Has the Gore C3 delivery system met the expectations for real life EVAR?


Paul Bachoo, consultant vascular surgeon, Aberdeen, UK, discussed the question of whether the Gore C3 delivery system has met the expectations for real life EVAR in a session on innovative technologies in aortic endografting at the LINC conference in Leipzig, Germany, in January. Bachoo talked about his one-year experience with the Gore C3 and presented an update on the GREAT Gore C3 registry data.

“The Gore C3 system consists of an Excluder stent graft with a new delivery system. The new handle is the innovative part that allows you to reposition the device. Repositioning involves the constraining of the trunk, disengaging the hooks and then moving the graft either vertically, horizontally, or both,” Bachoo said.


Bachoo stated that, to answer the question, it is necessary to ask what the expectations are. “I have three expectations. Firstly, I would like to use the graft for standard anatomy, otherwise referred to as within instructions for use (IFU). Secondly, as in real life things do not come is nice packages, I would also like to use the graft for challenging anatomies, outside the IFU. And thirdly, we increasingly rely on EVAR for rupture treatment,” he said.


The GREAT Gore C3 Registry is a global registry for endovascular aortic treatment, Bachoo noted. “It is not a registry specifically for aneurysms, but at present time we are referring to aneurysm data,” he added. Twelve centres are enrolling patients in this prospective registry. At the time of the presentation, data from 199 patients (88.9% male, mean age 73.1 years) had been included in the study. The primary pathology was aortic aneurysm disease (96.4%) and the C3 system was used as a primary procedure in 97.4% of the cases. The study included a range of aneurysms, neck sizes and angles. “I would highlight that there have been cases of very small, 3mm necks, and large, 95mm aneurysms, and also angled necks of greater than 90 degrees,” he said.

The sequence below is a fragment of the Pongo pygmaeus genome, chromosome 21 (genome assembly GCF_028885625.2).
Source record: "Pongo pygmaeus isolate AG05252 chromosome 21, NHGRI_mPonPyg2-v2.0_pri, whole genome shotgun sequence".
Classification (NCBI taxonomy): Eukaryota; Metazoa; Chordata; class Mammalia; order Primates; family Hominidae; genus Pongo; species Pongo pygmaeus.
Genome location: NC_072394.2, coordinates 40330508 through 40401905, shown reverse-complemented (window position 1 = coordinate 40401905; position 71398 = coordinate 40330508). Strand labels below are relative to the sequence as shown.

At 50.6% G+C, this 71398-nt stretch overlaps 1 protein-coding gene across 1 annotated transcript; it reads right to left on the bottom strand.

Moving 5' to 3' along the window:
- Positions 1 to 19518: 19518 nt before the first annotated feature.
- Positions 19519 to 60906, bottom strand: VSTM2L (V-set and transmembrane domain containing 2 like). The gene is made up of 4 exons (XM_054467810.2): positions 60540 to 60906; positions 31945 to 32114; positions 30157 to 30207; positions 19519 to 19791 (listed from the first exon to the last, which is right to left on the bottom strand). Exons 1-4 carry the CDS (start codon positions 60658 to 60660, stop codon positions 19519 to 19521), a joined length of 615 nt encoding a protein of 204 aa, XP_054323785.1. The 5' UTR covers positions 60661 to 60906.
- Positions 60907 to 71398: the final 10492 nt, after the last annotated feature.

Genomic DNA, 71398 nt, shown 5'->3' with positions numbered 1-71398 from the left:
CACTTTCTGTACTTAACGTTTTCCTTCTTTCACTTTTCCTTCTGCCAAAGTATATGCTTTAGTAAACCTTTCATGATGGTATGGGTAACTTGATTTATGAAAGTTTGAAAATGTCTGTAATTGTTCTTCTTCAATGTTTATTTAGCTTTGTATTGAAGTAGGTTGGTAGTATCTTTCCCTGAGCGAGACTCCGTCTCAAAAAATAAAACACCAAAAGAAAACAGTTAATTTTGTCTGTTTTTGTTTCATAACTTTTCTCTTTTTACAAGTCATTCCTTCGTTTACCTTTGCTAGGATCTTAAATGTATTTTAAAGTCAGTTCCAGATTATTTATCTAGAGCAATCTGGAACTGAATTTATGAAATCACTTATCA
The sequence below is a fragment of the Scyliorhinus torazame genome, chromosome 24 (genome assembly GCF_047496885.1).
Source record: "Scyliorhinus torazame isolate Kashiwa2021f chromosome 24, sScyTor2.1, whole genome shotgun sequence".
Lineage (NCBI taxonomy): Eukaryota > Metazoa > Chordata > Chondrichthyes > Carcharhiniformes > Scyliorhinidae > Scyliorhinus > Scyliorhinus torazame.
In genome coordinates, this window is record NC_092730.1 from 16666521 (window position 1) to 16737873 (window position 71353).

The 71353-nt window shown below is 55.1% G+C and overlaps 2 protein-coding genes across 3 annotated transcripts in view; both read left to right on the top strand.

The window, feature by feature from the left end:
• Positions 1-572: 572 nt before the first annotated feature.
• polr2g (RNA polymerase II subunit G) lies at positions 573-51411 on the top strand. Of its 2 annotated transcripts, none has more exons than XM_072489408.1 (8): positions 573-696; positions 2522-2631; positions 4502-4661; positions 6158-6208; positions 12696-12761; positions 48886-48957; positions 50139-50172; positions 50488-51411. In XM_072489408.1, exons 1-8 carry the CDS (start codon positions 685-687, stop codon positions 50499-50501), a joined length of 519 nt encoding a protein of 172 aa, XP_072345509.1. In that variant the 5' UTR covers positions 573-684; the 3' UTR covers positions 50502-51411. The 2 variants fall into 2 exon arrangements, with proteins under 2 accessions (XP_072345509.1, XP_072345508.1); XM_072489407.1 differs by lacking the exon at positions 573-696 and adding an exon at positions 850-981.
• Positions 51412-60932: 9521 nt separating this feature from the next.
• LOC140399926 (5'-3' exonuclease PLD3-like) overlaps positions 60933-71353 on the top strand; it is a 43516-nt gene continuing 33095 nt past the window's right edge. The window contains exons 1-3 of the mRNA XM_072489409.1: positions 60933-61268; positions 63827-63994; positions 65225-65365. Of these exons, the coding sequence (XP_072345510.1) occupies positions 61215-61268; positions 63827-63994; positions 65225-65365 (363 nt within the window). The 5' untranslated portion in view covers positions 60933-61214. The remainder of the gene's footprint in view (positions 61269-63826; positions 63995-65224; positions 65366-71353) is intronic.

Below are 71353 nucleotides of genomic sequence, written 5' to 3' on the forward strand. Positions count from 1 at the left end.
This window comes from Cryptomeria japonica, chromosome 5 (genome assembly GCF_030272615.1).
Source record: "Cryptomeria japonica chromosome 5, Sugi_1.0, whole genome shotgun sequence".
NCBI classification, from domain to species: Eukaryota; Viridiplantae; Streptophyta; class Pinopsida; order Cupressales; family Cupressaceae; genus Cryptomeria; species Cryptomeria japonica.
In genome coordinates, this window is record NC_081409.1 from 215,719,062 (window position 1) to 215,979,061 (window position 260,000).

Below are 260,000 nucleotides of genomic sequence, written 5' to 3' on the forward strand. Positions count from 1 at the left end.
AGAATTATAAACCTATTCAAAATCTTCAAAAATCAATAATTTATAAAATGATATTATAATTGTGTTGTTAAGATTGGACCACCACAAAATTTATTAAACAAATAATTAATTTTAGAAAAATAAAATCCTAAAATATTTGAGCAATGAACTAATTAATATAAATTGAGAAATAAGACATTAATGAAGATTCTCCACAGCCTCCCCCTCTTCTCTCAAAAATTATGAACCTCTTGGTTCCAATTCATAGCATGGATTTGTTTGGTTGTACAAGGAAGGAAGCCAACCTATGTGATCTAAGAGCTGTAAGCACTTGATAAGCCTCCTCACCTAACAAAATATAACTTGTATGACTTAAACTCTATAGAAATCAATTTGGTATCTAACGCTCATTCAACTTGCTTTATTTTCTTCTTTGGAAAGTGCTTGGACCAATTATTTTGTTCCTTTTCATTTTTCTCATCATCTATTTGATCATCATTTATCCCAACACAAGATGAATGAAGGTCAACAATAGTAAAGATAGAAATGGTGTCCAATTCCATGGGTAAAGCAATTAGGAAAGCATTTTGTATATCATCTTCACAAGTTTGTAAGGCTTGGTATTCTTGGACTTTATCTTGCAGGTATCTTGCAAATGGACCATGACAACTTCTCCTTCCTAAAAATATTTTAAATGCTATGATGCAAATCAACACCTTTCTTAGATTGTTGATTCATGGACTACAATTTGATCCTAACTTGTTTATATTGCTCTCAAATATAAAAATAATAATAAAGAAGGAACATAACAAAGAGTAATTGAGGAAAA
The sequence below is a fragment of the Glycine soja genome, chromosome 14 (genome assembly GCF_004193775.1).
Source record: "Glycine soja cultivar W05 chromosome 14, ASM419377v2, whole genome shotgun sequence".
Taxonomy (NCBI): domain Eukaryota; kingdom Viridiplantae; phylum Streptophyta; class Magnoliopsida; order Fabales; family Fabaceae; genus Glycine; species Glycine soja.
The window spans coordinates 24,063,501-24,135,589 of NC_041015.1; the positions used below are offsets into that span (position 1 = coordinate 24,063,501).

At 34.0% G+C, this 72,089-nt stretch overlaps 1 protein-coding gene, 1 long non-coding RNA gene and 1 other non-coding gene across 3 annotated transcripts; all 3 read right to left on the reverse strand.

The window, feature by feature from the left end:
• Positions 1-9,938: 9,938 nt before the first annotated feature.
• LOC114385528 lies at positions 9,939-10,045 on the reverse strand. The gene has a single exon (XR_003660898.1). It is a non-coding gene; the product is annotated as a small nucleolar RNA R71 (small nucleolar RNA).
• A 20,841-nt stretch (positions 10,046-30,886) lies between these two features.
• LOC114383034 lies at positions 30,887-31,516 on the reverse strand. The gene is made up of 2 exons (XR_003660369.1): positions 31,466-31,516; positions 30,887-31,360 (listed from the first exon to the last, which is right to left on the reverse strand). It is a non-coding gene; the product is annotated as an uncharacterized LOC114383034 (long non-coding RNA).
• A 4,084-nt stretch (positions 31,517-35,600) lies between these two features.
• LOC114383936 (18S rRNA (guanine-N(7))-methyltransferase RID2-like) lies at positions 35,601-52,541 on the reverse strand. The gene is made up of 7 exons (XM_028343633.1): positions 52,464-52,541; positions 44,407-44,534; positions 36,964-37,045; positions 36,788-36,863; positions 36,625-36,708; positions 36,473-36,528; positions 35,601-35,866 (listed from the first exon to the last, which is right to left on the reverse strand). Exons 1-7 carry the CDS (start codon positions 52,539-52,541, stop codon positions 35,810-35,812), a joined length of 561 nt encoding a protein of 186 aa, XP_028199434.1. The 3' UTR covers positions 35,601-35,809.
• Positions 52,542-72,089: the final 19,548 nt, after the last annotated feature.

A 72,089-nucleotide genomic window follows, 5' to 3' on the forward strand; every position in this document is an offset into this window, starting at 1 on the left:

“In order to present data in a more illustrative fashion, we separated the data between standard versus challenging anatomy (outside the instructions for use),” Bachoo said. Challenging cases were defined as those with either a proximal neck length of 60º (n=28). All other cases were considered standard cases (n=159).


In terms of repositioning of the device, in 75% (21/28) of the challenging cases and 47.8% (79/159) of the standard cases the trunk of the device has been repositioned. He said, “There were a significant number of repositions done in the standard group. These may be related to the operators gaining experience in the repositioning process. In most instances, repositioning involved getting up closer to the renal arteries. There has been an increasing number of patients where repositioning was done to facilitate contralateral gate cannulation.” In most of the cases the operators performed only one repositioning of the device.


At 30 days, there were no deaths, migrations and endoleaks. There was one conversion to open repair.


Turning to his personal experience, Bachoo told delegates that his team had treated 36 patients with the C3 device. The mean age was 74 years, top neck maximum diameter was 24mm, mean angle was 48º (11–94º), mean maximum diameter of the aneurysm was 61mm and aneurysm neck was on average 21mm (10–31mm). “We repositioned eight times and used two cuffs, both in a planned fashion. We have used the C3 in two ruptures, and in both cases we have seen a nice seal at one month,” he said.


“The C3 is an example of innovative technology which works and has clinical utility. In challenging anatomy the repositionability facilitates controlled, confident but aggressive proximal landing, and cannulation for complex iliac anatomy. It does not increase the rates of death, migration or type I endoleak,” Bachoo told delegates.


“In our experience with the C3 device, the turn down rate has declined. Repositioning downwards seems easier. The combination of C3 plus aortic cuff in angled neck seems to offer another dimension to treatment planning, and we hope that cases falling outside the IFU may benefit from this approach.”


“To answer the question ‘Has the Gore C3 delivery system met the expectations for real life EVAR?’ unequivocally, I would say the answer is yes.”